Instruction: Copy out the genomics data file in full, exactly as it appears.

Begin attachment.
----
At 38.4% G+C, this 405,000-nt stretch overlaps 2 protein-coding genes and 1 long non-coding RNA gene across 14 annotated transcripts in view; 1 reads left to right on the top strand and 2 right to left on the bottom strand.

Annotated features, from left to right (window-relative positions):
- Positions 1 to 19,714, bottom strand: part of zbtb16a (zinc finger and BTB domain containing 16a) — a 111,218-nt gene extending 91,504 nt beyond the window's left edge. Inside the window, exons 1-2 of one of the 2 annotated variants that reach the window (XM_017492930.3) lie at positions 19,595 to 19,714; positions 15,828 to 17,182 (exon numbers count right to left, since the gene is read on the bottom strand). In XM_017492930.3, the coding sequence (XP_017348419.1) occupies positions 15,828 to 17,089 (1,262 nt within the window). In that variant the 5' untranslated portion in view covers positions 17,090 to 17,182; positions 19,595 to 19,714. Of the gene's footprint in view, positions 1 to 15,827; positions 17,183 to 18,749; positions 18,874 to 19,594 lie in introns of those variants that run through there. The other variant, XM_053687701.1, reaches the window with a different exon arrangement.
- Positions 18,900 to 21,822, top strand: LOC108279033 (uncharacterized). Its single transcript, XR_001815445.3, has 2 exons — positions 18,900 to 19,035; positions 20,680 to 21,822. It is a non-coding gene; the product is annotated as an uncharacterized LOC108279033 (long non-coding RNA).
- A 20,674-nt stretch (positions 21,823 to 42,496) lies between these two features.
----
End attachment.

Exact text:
At 38.4% G+C, this 405,000-nt stretch overlaps 2 protein-coding genes and 1 long non-coding RNA gene across 14 annotated transcripts in view; 1 reads left to right on the top strand and 2 right to left on the bottom strand.

Annotated features, from left to right (window-relative positions):
- Positions 1 to 19,714, bottom strand: part of zbtb16a (zinc finger and BTB domain containing 16a) — a 111,218-nt gene extending 91,504 nt beyond the window's left edge. Inside the window, exons 1-2 of one of the 2 annotated variants that reach the window (XM_017492930.3) lie at positions 19,595 to 19,714; positions 15,828 to 17,182 (exon numbers count right to left, since the gene is read on the bottom strand). In XM_017492930.3, the coding sequence (XP_017348419.1) occupies positions 15,828 to 17,089 (1,262 nt within the window). In that variant the 5' untranslated portion in view covers positions 17,090 to 17,182; positions 19,595 to 19,714. Of the gene's footprint in view, positions 1 to 15,827; positions 17,183 to 18,749; positions 18,874 to 19,594 lie in introns of those variants that run through there. The other variant, XM_053687701.1, reaches the window with a different exon arrangement.
- Positions 18,900 to 21,822, top strand: LOC108279033 (uncharacterized). Its single transcript, XR_001815445.3, has 2 exons — positions 18,900 to 19,035; positions 20,680 to 21,822. It is a non-coding gene; the product is annotated as an uncharacterized LOC108279033 (long non-coding RNA).
- A 20,674-nt stretch (positions 21,823 to 42,496) lies between these two features.